Why we ask this question: Queerphobia

Q: “I’m comfortable with my child being gay.”

Let's start by stating that we at Marriage Pact are in full support of our LGBTQ+ friends and do not support discrimination based on gender identity or sexual orientation (queerphobia) in any form. And while surveys show that almost everyone in college shares our support, we also recognize that queerphobia does exist in our world.

As such, an important responsibility of the Marriage Pact questionnaire is to identify incompatible views privately so that students will not experience discrimination when connecting with their matches.

The unfortunate truth is that, even today, queerphobia exists in the world—whether those views are informed by religion or by the culture in which the people who hold these views were raised. Discrimination is real, even here, where people come from all corners of the country and many different parts of the globe.

The Marriage Pact looks to find the best match possible for each person here on campus. How devastating would it be if a queer student were matched with someone who were homophobic toward them?

Confronting the existence of systemic discrimination is difficult, but we thought that experiencing homophobia firsthand (like a homophobic slur on your first socially-distanced walk with your match) would be worse.

This question’s presence in our questionnaire in no way represents an endorsement of different respondents’ views. It’s included currently because we think that it would be irresponsible of us to pretend queerphobia doesn’t exist, or do nothing to avoid preventable situations of overt or covert discrimination when matches come out.

We know questions like this one are deeply personal to queer students and can be difficult to encounter. The Marriage Pact aims to be an inclusive event that everyone can enjoy; we can always do better.

If you’re open to it, we would love to talk with you—or any deep thinkers on this topic who you know—to learn about how to make Marriage Pact better and more inclusive. If you have any questions or suggestions, please reach out to us at inclusion@marriagepact.com.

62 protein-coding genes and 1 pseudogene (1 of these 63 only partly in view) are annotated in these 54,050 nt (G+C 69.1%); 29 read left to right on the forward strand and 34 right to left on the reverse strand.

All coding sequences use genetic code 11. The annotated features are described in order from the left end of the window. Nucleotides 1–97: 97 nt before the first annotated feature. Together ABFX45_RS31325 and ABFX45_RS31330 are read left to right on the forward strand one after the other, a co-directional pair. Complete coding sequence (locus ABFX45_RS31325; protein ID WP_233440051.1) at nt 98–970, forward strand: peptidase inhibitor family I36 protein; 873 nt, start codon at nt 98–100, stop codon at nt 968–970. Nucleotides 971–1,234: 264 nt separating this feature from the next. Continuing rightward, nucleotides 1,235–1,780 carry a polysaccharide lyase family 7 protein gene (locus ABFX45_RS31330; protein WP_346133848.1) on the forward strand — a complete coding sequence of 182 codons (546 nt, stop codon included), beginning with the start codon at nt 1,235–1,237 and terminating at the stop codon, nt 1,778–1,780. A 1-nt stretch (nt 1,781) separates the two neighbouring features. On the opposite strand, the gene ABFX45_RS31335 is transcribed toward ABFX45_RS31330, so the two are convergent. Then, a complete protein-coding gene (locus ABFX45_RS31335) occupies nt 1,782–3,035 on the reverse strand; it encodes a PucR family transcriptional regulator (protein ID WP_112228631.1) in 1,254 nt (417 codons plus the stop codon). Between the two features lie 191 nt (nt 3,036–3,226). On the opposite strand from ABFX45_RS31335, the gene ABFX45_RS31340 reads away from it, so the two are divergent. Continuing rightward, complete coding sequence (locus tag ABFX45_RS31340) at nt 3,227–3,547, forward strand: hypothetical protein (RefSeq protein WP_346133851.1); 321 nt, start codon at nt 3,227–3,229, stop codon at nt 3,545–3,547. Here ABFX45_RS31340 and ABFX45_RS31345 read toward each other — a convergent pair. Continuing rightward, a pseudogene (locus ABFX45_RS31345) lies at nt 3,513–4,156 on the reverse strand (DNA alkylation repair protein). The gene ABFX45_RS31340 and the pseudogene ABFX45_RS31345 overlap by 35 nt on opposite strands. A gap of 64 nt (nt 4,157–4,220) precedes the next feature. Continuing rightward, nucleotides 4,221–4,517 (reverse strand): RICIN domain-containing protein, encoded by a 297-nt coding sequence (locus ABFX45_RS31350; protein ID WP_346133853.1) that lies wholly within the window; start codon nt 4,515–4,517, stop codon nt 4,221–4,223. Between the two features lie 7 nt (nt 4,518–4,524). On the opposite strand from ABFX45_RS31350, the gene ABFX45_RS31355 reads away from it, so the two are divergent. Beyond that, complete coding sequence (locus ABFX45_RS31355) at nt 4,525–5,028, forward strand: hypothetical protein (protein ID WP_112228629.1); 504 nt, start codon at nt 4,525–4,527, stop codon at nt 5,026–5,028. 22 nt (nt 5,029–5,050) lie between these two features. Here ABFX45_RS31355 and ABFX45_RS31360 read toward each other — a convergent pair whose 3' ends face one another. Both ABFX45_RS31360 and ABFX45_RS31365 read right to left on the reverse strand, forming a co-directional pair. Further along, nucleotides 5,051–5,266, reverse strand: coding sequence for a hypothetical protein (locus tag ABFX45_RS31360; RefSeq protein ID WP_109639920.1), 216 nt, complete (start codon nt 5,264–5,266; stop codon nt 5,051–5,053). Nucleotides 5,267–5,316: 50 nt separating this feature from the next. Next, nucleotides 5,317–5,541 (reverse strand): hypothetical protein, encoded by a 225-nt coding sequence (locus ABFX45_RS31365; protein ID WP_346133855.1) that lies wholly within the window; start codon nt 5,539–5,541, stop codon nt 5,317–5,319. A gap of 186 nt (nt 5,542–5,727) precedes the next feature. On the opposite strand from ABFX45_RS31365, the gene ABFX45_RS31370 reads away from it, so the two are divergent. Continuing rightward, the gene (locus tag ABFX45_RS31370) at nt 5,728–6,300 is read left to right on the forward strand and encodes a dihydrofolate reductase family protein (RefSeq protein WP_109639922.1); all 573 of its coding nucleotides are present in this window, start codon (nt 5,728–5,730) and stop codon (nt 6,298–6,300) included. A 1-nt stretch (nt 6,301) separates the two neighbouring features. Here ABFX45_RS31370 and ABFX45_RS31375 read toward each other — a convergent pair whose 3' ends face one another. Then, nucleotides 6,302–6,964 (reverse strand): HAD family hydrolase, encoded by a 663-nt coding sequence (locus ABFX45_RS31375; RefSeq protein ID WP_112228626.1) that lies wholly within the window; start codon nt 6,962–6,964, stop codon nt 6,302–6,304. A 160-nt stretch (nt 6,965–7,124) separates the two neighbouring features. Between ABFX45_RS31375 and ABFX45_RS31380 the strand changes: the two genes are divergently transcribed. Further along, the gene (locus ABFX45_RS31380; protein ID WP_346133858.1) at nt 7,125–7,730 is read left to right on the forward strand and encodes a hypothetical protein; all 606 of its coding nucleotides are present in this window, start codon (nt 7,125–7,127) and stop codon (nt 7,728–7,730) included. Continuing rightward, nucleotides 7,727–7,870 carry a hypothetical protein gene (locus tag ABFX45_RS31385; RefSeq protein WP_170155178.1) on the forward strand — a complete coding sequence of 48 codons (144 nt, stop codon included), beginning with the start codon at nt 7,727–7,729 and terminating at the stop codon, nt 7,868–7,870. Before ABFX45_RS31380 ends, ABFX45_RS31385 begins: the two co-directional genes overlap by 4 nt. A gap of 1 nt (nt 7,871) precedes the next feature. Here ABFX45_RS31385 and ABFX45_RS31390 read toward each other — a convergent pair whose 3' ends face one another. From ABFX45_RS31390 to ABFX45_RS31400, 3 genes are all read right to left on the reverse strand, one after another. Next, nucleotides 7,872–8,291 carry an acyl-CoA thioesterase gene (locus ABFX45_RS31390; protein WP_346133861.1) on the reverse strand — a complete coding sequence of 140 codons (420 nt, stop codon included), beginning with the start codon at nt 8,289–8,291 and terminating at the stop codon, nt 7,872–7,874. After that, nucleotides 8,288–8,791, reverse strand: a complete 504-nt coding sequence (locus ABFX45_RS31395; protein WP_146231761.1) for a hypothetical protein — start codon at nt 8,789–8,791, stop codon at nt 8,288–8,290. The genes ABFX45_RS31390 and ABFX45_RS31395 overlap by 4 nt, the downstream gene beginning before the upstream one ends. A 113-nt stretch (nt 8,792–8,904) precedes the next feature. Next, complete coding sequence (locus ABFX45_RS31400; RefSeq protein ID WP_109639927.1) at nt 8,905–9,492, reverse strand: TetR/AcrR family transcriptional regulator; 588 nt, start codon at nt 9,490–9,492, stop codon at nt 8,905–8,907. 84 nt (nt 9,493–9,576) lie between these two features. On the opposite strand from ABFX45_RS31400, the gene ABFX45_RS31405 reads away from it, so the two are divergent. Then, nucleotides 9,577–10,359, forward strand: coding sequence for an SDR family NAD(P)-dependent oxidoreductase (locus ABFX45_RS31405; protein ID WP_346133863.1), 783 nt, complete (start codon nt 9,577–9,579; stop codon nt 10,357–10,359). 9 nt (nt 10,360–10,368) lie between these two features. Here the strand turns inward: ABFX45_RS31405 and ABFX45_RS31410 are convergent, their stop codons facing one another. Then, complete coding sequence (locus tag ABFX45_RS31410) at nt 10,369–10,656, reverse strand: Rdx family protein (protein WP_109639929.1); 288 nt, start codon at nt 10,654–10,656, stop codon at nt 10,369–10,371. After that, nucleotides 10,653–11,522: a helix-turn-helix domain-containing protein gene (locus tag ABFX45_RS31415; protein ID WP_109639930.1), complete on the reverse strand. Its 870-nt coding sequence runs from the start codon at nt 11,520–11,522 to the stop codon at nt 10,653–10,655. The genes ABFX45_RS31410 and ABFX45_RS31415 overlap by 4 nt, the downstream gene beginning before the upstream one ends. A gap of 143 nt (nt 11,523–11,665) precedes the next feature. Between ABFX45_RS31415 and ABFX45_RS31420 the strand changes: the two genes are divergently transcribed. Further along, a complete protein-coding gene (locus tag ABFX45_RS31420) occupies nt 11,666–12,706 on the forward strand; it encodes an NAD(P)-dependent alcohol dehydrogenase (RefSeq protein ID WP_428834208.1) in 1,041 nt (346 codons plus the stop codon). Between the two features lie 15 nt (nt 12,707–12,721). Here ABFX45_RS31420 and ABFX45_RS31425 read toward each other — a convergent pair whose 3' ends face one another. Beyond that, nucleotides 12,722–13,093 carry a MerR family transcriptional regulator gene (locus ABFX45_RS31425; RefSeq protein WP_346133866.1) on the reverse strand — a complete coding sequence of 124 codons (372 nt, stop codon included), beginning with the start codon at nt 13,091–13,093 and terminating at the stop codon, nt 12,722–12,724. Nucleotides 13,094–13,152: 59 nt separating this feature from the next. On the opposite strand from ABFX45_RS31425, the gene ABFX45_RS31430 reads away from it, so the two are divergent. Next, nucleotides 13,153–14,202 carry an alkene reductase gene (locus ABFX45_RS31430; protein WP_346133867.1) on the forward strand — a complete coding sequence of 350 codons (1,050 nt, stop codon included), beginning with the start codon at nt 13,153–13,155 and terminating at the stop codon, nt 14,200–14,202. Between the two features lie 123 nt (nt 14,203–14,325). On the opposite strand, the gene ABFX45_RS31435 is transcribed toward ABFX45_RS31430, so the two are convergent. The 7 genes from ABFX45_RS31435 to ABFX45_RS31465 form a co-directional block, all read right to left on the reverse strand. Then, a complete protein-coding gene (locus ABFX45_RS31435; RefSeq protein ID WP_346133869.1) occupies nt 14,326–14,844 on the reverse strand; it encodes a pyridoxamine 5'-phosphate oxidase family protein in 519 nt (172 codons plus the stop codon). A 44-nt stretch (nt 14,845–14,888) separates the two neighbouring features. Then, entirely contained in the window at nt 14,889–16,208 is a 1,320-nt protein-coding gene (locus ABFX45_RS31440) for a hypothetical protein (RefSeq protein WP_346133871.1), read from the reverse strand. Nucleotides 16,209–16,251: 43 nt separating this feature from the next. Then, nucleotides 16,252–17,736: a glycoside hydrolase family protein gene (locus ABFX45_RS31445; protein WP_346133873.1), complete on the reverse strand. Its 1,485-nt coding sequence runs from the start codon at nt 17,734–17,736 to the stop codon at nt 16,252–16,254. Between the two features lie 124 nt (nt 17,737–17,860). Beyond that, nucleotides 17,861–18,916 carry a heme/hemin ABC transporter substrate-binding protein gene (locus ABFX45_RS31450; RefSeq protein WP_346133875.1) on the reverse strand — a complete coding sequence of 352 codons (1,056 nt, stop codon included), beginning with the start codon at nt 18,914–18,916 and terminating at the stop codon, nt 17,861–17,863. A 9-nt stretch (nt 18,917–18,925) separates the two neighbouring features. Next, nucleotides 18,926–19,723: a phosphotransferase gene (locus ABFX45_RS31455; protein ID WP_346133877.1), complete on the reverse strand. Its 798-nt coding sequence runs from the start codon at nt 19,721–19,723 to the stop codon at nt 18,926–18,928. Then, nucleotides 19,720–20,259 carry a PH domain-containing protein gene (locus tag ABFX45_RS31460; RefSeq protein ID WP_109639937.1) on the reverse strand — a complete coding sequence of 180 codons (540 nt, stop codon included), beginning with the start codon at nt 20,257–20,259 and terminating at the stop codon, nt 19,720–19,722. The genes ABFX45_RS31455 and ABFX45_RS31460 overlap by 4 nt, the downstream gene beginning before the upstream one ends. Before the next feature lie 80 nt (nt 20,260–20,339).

Context that informed our perspective

Just ten years ago, in 2011, the majority of US states had voter-approved constitutional bans on same-sex marriage. Still today, the queer community doesn’t have the same range of social rights as others—for example, since 1983, the American Red Cross has banned blood donations from men who’d had a same-sex encounter.

An animated map showing the legal status of same-sex marriage in all 50 US states during every year from 1995-2015.

How the United States reached full marriage equality (via .Mic) Sources: Human Rights Campaign, Pew Research Center, and National LGBTQ Task Force.

Progress has been made in our lifetimes—such as the Supreme Court’s 5–4 decision in Obergefell (2015), which legalized same-sex marriage everywhere in the US. And even more recently, in June 2020, the Supreme Court ruled 6–3 that employers could not discriminate against employees on a basis of gender identity or sexual orientation.

But the truth is, a sizable number of people in college today grew up in all of those states, and had parents who voted for those constitutional bans. Others grew up in a country where a religious or cultural majority imposed those laws as matters of faith and cultural homogeneity. Still more simply hold these beliefs themselves.

Today, we respect the queer community and its allies not by pretending these deeply-held beliefs aren’t held by any of our peers—but by creating an effective means of identifying them, so participants in the Marriage Pact won’t be victims of covert or overt discrimination when they reach out to their match for the first time.

We can always do better. If you’re passionate about these topics, or have insights or ideas about how we can make the Marriage Pact more inclusive, please email us at inclusion@marriagepact.com.